Friday was not one of the most productive days in my life. Having just recently gloated about not suffering from allergies in nearly 3 years, I was not happy about how quickly the sound of my voice and my ability to breathe changed. There are several times where I tell Bets that I’m going to ask to come home early before I leave for work in the morning only to end up being there until late in the evening. Friday was not one of those days. While not excessively early, I returned home shortly after lunch.
I’d given up looking for it. So when I got into the building and noticed a beat up parcel post package on the floor in front of the mailbox, I was surprised to learn that it was for me. My first inclination was that it was information I’d been waiting for with regards to a project for work. Then I realized that the city of origin was Atlanta.
Pictures, when taken, allow you to relive whatever moment you wish whenever you want. Despite the modern convenience of online photo storage and digital cameras, there is still something relaxing about having a manual 35mm camera in your hands, looking for images that will remind you of a moment forever. Or at least as long as you want it to. I’ve recently been rediscovered by several friends because of their nostalgic yearnings, with photographs or a memory serving as a spark. One quick Google search and your memories, good or bad, can be relived and connections can be remade. MySpace has made this an even greater weekend mission.
Last July, I was in one of those nostalgic states. I’d just started the blog as a way to look at positive things going on in my life and elsewhere. I was also realizing that 30 was staring me dead in the face. I started looking through my photo boxes, looking particularly for images from my senior year of high school and of friends from my summer high school programs and freshman year of school. I was much more of a shutterbug then. After about three hours of tearing the loft apart, I began to think about where most of these images could be. Suddenly it hit me like a ton of bricks.
I’ve avoided contact with my ex-girlfriend for more than four years. That’s more than half the time we spent dating (or not dating depending on the season). It was not the most amicable end; but something told me that if the pictures were still there, she’d send them. This is despite the fact that for most of our relationship, I became less of that shutterbug. There were few images, at least in thoughts, of us. I’d always gotten grief about if from her that I did not want to be seen with her. Ironically, it took Bets getting me to develop rolls I’d forgotten about to realize that this belief of no images was not necessarily true. She’s always been asking if I would ever make contact again or try to re-establish a friendship. I’d always blow that off as impossible. She’s the one that said that I should try to get them back if they did exist.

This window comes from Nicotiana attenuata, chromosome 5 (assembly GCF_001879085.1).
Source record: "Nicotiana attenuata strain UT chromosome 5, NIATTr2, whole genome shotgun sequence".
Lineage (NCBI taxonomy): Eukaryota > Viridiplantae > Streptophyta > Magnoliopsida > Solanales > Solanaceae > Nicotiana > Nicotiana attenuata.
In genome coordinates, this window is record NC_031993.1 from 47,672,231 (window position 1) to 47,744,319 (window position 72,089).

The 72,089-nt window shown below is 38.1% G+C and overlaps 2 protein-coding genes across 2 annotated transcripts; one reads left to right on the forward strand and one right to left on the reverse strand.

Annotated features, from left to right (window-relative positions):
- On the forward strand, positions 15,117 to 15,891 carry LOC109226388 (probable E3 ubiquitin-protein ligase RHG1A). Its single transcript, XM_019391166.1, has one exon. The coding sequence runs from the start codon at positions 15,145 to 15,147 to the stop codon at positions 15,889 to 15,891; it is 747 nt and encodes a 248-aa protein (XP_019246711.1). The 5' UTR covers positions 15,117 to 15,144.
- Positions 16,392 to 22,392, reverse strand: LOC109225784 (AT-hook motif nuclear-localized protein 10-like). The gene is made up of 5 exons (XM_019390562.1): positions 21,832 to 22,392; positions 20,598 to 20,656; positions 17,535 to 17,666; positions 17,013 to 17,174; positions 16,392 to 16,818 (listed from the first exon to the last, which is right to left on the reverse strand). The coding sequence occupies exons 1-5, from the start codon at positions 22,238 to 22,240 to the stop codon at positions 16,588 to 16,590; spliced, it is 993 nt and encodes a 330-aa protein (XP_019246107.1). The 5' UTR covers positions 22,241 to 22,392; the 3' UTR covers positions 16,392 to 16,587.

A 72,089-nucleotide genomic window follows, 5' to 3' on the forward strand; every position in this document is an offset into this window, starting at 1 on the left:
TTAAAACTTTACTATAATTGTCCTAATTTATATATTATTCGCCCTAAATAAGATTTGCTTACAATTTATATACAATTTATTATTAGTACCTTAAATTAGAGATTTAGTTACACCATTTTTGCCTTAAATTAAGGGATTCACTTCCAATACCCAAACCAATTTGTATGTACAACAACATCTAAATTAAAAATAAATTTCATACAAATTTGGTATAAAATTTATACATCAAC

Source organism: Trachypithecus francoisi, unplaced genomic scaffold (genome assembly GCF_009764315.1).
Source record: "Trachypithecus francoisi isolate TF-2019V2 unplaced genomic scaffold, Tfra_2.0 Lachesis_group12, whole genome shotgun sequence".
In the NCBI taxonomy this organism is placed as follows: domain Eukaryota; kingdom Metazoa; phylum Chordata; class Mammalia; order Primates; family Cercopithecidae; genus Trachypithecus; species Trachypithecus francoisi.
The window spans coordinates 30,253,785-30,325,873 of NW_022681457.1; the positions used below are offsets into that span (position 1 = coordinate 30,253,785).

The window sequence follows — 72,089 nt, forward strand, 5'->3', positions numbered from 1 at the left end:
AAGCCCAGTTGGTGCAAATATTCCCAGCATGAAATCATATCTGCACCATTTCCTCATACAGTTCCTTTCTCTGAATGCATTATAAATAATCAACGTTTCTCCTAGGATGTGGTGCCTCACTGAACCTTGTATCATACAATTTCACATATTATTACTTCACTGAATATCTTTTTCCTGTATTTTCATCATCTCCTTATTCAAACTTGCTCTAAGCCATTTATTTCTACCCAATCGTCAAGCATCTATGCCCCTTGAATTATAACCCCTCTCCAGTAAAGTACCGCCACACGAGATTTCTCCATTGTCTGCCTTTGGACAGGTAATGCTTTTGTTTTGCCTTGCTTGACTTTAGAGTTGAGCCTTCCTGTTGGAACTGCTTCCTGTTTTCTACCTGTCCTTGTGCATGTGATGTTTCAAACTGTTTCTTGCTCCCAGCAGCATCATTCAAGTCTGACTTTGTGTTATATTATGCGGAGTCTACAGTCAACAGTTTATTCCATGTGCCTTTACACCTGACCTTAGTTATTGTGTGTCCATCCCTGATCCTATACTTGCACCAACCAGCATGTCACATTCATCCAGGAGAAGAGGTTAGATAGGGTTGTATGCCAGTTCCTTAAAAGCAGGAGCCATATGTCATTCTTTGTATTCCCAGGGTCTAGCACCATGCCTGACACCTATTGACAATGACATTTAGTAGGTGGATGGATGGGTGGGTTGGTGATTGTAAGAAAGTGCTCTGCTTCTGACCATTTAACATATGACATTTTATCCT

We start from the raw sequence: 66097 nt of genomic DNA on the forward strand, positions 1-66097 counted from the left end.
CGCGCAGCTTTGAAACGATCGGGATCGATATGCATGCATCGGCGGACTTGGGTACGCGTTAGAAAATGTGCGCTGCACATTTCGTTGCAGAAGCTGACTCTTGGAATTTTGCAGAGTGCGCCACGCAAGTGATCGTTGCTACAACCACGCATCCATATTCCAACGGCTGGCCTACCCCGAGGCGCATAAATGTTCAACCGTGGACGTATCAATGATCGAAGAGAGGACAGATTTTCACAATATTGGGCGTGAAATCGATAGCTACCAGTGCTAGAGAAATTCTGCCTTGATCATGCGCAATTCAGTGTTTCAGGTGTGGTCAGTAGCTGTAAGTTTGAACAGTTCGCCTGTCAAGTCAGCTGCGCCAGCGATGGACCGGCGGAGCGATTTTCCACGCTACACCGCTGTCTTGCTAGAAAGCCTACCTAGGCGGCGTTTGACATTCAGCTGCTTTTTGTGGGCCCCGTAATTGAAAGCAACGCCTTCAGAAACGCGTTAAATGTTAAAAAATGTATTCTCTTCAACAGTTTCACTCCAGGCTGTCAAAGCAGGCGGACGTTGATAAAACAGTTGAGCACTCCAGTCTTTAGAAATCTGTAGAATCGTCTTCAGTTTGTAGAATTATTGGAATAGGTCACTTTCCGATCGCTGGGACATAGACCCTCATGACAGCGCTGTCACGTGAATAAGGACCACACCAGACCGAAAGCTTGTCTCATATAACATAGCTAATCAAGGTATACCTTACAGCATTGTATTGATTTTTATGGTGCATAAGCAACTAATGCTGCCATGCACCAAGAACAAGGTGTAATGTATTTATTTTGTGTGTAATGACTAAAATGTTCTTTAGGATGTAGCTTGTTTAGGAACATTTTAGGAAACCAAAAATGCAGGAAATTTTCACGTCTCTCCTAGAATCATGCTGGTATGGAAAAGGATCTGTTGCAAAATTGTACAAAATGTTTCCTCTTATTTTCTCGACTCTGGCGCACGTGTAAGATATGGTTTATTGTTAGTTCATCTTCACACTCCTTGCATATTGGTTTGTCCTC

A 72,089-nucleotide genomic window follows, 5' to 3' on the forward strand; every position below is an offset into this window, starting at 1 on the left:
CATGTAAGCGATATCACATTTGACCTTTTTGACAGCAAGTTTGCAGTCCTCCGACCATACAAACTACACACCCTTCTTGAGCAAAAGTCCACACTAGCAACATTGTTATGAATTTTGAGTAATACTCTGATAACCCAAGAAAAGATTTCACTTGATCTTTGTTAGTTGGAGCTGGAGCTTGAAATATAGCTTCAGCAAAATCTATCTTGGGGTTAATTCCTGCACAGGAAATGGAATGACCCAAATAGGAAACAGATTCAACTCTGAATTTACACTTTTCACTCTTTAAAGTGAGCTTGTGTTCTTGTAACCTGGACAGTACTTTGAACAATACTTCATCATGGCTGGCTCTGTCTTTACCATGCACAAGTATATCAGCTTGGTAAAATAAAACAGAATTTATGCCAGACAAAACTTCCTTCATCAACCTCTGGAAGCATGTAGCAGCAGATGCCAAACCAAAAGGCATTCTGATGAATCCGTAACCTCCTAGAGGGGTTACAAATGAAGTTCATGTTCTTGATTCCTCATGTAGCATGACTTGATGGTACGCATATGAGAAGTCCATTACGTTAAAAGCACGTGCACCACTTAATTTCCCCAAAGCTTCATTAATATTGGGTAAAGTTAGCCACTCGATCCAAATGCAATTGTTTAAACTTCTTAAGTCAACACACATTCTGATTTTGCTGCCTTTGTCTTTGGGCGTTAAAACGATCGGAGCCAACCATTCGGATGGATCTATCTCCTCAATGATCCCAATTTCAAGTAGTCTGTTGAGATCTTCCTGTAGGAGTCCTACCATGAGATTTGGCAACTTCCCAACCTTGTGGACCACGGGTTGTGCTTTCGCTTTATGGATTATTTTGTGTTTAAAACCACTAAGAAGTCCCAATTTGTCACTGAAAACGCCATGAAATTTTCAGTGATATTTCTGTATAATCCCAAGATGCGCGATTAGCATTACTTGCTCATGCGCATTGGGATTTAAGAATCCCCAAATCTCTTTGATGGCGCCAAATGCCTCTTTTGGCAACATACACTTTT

I’d sent the initial e-mail asking if they still existed last July, hoping to have them returned if available for my 30th birthday in August. There were attempts to have my friend Sean get them and then bring them to me. Then there were attempts to have other friends get them (lol). There were trips back to the coast where I could have gotten them. I’d actually given up any hope of getting them sent and was about to consider a thought that had been impossible a year ago; trying to get them in person. The fact that I hadn’t set foot in Atlanta in four years made that an issue as well. Seeing this torn and tattered parcel bag sitting on the lobby floor brought several feelings. The most notable was comfort.
Flipping through the album brought back memories that at time felt as though they’d be lost forever. I saw friends and acquaintances past and present; some who I still talk to frequently, others that seem to have been taken away too early. There were others that seemed lost who’d recently returned to the fray. Images of a much skinnier writer than I am now, who’s definitely lived a life already, despite comments from people who discount life experiences as being older rather than living (I know of several who are much wiser than I am who've lived shorter lives; it's all relative). It provides windows to a world that is forever frozen in time on a piece of paper, allowed to come alive again at a moment’s notice. This window onto your life is one that you regret not having if you’ve decided that you’d rather just forge ahead, as sometimes it’s the past that allows you to enjoy the present. Thanks for the opportunity to enjoy those windows again and to enjoy the present even more.
N.B. Thanks to the Jane Jacobs online memorial blog for the link. This blog was set up to honor of the urban activist who passed away last Tuesday. Take a moment and visit the blog to learn more about her
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